SOURCE: The Guardian

DATE: May 12, 2020

SNIP: Hundreds of thousands of tonnes of mismanaged waste could be blowing ashore on the ocean breeze every year, according to scientists who have discovered microplastics in sea spray.

The study, by researchers at the University of Strathclyde and the Observatoire Midi-Pyrénées at the University of Toulouse, found tiny plastic fragments in sea spray, suggesting they are being ejected by the sea in bubbles. The findings, published in the journal Plos One, cast doubt on the assumption that once in the ocean, plastic stays put, as well as on the widespread belief in the restorative power of sea breeze.

Around 359m tons of plastic was manufactured globally in 2018, and some studies suggest as much as 10% of it ends up in the sea each year.

Steve Allen, a PhD candidate at Strathclyde who co-led the study, said: “Sea breeze has traditionally been considered ‘clean air’ but this study shows surprising amounts of microplastic particles being carried by it. It appears that some plastic particles could be leaving the sea and entering the atmosphere along with sea salt, bacteria, viruses and algae.”

The “bubble burst ejection” of particles in sea fog or spray, described by Allen as “like soda in a glass when it hits your nose”, is a well-known phenomenon. But the new study is the first time microplastics have been shown to be ejected from the ocean.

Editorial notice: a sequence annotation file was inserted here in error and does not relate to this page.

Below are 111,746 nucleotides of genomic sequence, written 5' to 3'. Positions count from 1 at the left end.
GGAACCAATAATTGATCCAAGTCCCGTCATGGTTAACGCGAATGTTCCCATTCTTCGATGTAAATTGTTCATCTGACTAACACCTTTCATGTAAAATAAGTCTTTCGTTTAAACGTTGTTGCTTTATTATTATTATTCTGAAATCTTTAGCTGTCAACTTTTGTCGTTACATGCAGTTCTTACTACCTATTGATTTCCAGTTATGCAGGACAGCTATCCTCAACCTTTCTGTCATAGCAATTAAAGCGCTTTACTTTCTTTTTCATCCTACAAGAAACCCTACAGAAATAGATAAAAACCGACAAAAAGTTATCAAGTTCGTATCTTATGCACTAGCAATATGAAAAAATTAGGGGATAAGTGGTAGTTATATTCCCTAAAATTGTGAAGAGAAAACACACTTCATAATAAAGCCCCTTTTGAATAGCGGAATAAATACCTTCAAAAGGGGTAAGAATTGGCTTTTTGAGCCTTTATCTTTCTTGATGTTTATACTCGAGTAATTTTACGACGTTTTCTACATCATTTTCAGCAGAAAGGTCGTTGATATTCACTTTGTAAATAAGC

“We keep putting millions of tonnes of plastic into the ocean every year,” said Allen. “This research shows that it is not going to stay there forever. The ocean is giving it back to us.”

Plastic debris, such as plastic bags and bottles, breaks down into smaller microplastic in the sea, often invisible to the eye. The microplastics in the sea spray were between five micrometres and up to 140 micrometres long. The researchers estimated that up to 136,000 tons of microplastic could be blown on shore by sea spray every year.

The researchers captured water droplets from sea spray at Mimizan beach in Aquitaine, on the south-west Atlantic coast of France in the Bay of Biscay, using a “cloud catcher” and filters, set up on top of a sand dune. They analysed the water droplets for microplastics, sampling various wind directions and speeds, including a storm and sea fog. The sea fog generated by the surf produced the highest counts, of 19 plastic particles per cubic metre of air.